University joins BRILLIANT nuclear research program

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The University of Latvia has joined up on a regional nuclear technology cooperation project acronymed BRILLIANT (Baltic Region Initiative for Long Lasting Innovative Nuclear Technologies). The joint project hopes to encourage technology development in those EU member states which are not currently pursuing an active nuclear energy program, LSM learned at the University’s Institute of Physics (IPUL) Monday.

Latvia has committed a number of structural units to the BRILLIANT initiative, of which IPUL is the most significant.  The other project partners are Poland’s Nuclear Research Center, The Royal Technology Institute of Stockholm, the Lithuanian Energy Institute, the Lithuanian Physics and Technology Center, General Electric Hitachi and the NOVA technology center of Oskarhamn in Sweden.

The project is part of the EURATOM atom-splitting programs launched under EU grants. The goal is to develop cooperation among Baltic Sea region states for research and infrastructure, to maximize Europe’s new reactor building programs’ macroeconomic effect on regional economies, and research the nuclear fuel cycle and energy use in small state electricity-producing systems. The issue has become relevant especially in light of the rapid restarting of nuclear energy development in Europe and the role of nuclear energy in Europe’s energy independence.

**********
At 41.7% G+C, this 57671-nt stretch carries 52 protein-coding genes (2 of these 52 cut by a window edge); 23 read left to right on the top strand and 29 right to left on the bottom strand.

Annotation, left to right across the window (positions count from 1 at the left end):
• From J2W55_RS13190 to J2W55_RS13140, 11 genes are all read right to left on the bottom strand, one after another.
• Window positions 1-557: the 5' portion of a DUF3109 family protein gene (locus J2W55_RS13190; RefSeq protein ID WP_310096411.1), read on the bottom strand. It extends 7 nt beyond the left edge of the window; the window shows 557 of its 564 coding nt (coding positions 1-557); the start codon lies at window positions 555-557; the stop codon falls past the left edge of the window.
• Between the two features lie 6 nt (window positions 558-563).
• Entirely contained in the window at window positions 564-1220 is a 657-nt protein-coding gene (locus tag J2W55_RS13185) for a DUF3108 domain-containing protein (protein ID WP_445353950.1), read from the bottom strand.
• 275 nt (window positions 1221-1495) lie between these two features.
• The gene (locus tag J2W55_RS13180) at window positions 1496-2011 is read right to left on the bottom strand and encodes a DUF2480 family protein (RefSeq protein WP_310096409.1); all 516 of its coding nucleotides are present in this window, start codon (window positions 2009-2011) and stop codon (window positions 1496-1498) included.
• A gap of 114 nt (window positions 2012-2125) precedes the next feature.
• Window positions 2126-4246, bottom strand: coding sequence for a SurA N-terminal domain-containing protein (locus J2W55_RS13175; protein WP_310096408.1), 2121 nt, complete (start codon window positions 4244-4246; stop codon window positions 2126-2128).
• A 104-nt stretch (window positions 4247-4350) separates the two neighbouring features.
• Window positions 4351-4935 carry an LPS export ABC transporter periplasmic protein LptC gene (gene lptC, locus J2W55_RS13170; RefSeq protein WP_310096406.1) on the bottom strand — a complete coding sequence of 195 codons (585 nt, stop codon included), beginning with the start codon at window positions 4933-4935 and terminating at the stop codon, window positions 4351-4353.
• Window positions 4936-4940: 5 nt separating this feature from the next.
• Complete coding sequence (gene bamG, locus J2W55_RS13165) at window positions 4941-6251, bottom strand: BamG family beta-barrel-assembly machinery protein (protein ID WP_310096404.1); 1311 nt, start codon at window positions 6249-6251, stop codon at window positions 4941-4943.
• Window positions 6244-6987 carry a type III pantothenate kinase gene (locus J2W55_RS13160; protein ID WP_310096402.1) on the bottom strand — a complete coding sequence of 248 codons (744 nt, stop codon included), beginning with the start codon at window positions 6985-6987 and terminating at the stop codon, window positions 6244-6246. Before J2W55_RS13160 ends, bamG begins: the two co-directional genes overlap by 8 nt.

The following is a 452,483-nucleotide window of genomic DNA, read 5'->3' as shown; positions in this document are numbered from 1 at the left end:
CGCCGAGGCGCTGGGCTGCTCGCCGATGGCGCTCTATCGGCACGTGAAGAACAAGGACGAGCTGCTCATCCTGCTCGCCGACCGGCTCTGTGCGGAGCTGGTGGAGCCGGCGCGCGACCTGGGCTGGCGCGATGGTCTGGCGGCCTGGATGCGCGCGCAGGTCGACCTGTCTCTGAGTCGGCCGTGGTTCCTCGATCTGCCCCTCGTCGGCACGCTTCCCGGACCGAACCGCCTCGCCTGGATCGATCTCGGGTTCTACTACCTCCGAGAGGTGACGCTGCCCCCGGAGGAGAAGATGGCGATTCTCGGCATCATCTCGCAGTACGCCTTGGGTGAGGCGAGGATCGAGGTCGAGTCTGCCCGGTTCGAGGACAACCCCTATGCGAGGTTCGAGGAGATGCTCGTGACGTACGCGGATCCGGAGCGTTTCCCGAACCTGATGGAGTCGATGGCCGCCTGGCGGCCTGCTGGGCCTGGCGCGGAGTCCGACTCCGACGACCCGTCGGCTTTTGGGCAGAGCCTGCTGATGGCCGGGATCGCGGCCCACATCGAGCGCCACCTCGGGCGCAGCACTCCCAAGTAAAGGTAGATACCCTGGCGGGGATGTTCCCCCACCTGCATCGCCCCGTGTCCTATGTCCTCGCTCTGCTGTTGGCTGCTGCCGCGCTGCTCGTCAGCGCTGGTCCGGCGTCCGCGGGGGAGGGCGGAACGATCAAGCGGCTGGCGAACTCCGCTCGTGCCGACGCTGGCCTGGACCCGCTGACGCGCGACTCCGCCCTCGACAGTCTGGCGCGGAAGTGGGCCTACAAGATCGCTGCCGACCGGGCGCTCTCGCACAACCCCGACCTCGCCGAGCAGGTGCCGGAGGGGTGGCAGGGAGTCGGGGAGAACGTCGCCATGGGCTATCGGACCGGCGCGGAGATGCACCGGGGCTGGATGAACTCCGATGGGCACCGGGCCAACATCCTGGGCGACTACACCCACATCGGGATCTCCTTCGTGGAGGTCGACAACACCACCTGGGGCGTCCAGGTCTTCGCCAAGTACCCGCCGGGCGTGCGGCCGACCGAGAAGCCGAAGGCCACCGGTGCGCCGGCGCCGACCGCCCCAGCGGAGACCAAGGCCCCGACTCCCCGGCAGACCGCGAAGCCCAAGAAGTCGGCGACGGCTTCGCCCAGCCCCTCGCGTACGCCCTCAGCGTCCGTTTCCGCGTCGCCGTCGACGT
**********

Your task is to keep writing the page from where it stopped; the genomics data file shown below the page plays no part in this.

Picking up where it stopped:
Decisions are being made on the building of new nuclear reactors around the Baltic Sea region. Sweden has taken some conceptual rulings on several plants, Finland is actively continuing works on several facilities already underway, Poland affirmed a strategy providing for four to six new reactors. Great Britain too has begun an energy development program that looks to build up to fifty nuclear reactors, while some eastern European countries are looking back to works halted during the nineties to relaunch their construction afresh. Latvia’s direct neighbor Belarus has begun building a nuclear reactor plant in Astravets, Grodnya district, near the Neris River.

The construction and servicing of the nuclear energy sector is an important new job source for the whole region, given the high-wage and value-added nature of the work compared with traditional construction work or metallurgical processing.

For the states of the region to be able to offer the rest of Europe and the world something for this sector, it is essential to have strong local nuclear research organizations to ensure the necessary competence, knowledge and skills.

BRILLIANT in Latvia will be headed by the University’s atomic fission program coordinator Dr. Agris Auce, with assistance by IPUL head Dr. J. Freibergs and various senior researchers.

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